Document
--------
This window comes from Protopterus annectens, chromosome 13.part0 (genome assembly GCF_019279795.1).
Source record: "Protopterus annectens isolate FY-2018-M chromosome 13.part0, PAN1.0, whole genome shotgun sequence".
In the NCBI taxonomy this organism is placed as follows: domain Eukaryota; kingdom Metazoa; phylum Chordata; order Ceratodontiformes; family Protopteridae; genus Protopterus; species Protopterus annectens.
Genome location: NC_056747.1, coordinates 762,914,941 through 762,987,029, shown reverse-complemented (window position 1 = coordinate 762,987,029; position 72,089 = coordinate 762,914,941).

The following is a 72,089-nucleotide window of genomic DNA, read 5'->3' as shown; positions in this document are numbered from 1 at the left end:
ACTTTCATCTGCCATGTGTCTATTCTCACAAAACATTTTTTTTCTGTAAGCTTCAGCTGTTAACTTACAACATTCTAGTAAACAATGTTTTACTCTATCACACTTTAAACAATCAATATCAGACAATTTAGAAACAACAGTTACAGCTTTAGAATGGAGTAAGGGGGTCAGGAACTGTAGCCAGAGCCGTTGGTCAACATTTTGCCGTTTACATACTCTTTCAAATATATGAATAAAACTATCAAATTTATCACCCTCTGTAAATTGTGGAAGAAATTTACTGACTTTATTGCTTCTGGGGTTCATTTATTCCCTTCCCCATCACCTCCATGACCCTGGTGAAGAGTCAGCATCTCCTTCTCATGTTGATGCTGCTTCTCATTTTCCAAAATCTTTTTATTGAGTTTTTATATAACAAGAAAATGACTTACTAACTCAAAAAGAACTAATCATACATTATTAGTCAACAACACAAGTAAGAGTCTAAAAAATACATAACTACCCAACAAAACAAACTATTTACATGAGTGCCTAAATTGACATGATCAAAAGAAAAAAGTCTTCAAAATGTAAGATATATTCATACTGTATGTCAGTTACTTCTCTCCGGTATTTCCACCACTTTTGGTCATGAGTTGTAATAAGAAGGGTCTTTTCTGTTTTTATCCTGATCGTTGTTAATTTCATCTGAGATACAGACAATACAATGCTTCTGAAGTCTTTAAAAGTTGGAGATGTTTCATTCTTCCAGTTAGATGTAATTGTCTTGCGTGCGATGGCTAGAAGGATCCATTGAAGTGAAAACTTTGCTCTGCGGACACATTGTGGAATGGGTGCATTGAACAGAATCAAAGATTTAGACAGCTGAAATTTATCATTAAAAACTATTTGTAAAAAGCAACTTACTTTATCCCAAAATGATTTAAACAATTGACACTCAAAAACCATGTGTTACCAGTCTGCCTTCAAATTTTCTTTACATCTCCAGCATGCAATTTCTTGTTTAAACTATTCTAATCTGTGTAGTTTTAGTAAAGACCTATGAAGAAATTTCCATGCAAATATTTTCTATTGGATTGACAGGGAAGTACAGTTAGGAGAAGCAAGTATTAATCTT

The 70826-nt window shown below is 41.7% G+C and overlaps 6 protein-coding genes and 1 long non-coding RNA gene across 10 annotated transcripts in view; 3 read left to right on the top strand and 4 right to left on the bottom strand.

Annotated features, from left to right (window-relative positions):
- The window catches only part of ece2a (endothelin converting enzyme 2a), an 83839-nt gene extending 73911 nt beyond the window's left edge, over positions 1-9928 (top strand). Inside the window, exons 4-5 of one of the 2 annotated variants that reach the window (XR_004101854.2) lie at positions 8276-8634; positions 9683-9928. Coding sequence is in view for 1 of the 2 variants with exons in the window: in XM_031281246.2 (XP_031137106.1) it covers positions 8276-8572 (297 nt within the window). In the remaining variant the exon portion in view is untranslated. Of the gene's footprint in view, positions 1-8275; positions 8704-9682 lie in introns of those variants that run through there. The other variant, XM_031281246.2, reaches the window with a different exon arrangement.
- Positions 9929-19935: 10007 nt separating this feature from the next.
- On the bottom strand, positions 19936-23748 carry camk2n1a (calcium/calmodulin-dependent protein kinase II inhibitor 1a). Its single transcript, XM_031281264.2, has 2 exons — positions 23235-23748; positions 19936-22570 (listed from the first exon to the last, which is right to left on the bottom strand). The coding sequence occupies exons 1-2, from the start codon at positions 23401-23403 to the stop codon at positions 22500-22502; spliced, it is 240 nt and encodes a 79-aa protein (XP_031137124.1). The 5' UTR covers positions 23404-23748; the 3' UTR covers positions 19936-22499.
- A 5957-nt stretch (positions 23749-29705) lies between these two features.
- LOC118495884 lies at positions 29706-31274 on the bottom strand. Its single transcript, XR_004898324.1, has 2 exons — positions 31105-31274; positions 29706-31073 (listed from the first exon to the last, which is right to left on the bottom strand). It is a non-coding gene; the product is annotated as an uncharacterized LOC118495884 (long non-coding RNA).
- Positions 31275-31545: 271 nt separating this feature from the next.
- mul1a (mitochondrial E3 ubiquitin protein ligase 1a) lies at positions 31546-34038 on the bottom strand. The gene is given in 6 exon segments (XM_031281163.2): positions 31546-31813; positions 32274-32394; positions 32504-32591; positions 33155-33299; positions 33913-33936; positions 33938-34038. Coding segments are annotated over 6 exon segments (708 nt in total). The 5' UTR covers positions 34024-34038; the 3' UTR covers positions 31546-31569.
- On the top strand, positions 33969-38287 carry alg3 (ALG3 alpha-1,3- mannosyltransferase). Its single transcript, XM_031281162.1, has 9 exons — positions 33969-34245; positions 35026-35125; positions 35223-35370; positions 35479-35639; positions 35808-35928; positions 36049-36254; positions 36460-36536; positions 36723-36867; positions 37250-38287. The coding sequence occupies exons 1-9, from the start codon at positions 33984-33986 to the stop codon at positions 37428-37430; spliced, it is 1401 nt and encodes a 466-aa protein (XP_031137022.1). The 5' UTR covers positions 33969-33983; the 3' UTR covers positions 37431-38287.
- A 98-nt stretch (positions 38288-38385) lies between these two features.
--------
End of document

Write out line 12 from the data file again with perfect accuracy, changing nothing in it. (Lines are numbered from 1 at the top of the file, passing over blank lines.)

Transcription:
- A 5957-nt stretch (positions 23749-29705) lies between these two features.